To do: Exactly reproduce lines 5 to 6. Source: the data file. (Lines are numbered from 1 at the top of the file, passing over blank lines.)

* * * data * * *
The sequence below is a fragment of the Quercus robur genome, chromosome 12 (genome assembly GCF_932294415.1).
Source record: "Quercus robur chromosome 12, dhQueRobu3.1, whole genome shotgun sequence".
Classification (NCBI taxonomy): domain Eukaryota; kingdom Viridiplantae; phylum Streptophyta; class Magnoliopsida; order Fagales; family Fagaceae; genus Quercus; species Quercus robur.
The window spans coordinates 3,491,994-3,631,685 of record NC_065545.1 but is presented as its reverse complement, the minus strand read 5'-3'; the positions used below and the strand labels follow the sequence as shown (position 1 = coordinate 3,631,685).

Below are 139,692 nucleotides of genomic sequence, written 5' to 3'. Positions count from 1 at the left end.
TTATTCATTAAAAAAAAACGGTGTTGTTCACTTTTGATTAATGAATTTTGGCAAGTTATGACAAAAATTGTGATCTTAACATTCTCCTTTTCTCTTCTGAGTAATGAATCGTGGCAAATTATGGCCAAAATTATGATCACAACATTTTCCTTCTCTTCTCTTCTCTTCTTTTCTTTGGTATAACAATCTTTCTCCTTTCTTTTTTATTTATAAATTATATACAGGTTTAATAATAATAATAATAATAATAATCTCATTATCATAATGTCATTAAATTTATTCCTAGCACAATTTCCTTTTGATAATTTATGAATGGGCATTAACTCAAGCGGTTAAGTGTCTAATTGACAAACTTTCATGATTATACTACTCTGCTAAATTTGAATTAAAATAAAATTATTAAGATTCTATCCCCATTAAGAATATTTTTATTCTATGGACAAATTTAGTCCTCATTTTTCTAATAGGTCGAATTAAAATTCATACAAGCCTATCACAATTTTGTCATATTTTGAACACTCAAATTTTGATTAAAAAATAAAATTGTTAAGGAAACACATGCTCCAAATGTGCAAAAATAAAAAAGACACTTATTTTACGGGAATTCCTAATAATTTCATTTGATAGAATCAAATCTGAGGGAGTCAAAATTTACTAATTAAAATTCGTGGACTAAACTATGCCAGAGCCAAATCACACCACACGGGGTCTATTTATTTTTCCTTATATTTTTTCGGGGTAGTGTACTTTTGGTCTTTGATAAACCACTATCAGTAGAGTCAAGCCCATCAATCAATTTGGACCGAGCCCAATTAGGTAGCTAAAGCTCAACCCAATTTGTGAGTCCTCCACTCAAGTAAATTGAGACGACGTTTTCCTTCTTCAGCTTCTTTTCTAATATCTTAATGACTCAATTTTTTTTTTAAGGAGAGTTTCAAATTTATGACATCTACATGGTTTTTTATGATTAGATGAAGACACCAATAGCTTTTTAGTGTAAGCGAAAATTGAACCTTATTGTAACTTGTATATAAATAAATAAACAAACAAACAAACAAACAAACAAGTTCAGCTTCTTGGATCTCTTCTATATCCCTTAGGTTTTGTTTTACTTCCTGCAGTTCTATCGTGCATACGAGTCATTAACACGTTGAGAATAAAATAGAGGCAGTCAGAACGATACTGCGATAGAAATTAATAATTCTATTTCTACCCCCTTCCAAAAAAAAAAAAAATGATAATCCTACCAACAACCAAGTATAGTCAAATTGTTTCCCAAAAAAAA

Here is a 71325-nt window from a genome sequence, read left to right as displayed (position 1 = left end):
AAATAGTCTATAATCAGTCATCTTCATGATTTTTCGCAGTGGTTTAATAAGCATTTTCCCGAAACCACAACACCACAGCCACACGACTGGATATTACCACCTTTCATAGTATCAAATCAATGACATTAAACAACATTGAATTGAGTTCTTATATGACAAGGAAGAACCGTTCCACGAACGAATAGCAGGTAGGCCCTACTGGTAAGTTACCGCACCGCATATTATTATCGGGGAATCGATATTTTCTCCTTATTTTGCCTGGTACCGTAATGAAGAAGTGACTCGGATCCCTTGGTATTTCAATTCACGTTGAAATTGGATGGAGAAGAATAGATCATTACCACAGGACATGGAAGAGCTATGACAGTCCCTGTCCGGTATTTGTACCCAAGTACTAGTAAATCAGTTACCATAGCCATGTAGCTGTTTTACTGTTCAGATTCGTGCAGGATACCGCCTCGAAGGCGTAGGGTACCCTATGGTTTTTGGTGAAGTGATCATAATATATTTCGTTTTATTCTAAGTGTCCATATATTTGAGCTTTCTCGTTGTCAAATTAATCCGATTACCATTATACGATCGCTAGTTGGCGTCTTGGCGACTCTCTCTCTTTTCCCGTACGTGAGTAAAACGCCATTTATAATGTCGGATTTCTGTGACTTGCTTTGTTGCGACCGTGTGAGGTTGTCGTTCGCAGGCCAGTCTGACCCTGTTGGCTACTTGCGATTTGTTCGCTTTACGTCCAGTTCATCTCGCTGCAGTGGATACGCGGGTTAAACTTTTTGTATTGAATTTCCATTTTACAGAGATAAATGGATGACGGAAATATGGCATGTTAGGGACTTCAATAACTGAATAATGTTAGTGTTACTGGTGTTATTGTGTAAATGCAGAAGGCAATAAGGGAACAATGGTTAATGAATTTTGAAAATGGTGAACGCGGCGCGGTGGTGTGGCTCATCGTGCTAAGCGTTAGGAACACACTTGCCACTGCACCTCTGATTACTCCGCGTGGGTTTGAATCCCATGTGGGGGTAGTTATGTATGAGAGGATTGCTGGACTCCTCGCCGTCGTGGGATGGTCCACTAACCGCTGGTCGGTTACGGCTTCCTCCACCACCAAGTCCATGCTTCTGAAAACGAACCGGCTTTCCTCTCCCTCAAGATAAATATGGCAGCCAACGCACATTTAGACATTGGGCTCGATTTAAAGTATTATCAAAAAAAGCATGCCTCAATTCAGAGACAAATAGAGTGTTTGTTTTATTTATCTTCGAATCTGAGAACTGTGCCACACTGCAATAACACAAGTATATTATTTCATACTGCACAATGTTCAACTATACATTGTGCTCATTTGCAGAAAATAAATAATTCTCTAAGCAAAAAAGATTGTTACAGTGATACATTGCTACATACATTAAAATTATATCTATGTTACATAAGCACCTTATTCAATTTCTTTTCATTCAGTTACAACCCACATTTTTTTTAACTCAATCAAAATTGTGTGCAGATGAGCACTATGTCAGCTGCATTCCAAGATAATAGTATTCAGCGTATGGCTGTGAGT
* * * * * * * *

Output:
Below are 139,692 nucleotides of genomic sequence, written 5' to 3'. Positions count from 1 at the left end.
TTATTCATTAAAAAAAAACGGTGTTGTTCACTTTTGATTAATGAATTTTGGCAAGTTATGACAAAAATTGTGATCTTAACATTCTCCTTTTCTCTTCTGAGTAATGAATCGTGGCAAATTATGGCCAAAATTATGATCACAACATTTTCCTTCTCTTCTCTTCTCTTCTTTTCTTTGGTATAACAATCTTTCTCCTTTCTTTTTTATTTATAAATTATATACAGGTTTAATAATAATAATAATAATAATAATCTCATTATCATAATGTCATTAAATTTATTCCTAGCACAATTTCCTTTTGATAATTTATGAATGGGCATTAACTCAAGCGGTTAAGTGTCTAATTGACAAACTTTCATGATTATACTACTCTGCTAAATTTGAATTAAAATAAAATTATTAAGATTCTATCCCCATTAAGAATATTTTTATTCTATGGACAAATTTAGTCCTCATTTTTCTAATAGGTCGAATTAAAATTCATACAAGCCTATCACAATTTTGTCATATTTTGAACACTCAAATTTTGATTAAAAAATAAAATTGTTAAGGAAACACATGCTCCAAATGTGCAAAAATAAAAAAGACACTTATTTTACGGGAATTCCTAATAATTTCATTTGATAGAATCAAATCTGAGGGAGTCAAAATTTACTAATTAAAATTCGTGGACTAAACTATGCCAGAGCCAAATCACACCACACGGGGTCTATTTATTTTTCCTTATATTTTTTCGGGGTAGTGTACTTTTGGTCTTTGATAAACCACTATCAGTAGAGTCAAGCCCATCAATCAATTTGGACCGAGCCCAATTAGGTAGCTAAAGCTCAACCCAATTTGTGAGTCCTCCACTCAAGTAAATTGAGACGACGTTTTCCTTCTTCAGCTTCTTTTCTAATATCTTAATGACTCAATTTTTTTTTTAAGGAGAGTTTCAAATTTATGACATCTACATGGTTTTTTATGATTAGATGAAGACACCAATAGCTTTTTAGTGTAAGCGAAAATTGAACCTTATTGTAACTTGTATATAAATAAATAAACAAACAAACAAACAAACAAACAAGTTCAGCTTCTTGGATCTCTTCTATATCCCTTAGGTTTTGTTTTACTTCCTGCAGTTCTATCGTGCATACGAGTCATTAACACGTTGAGAATAAAATAGAGGCAGTCAGAACGATACTGCGATAGAAATTAATAATTCTATTTCTACCCCCTTCCAAAAAAAAAAAAAATGATAATCCTACCAACAACCAAGTATAGTCAAATTGTTTCCCAAAAAAAA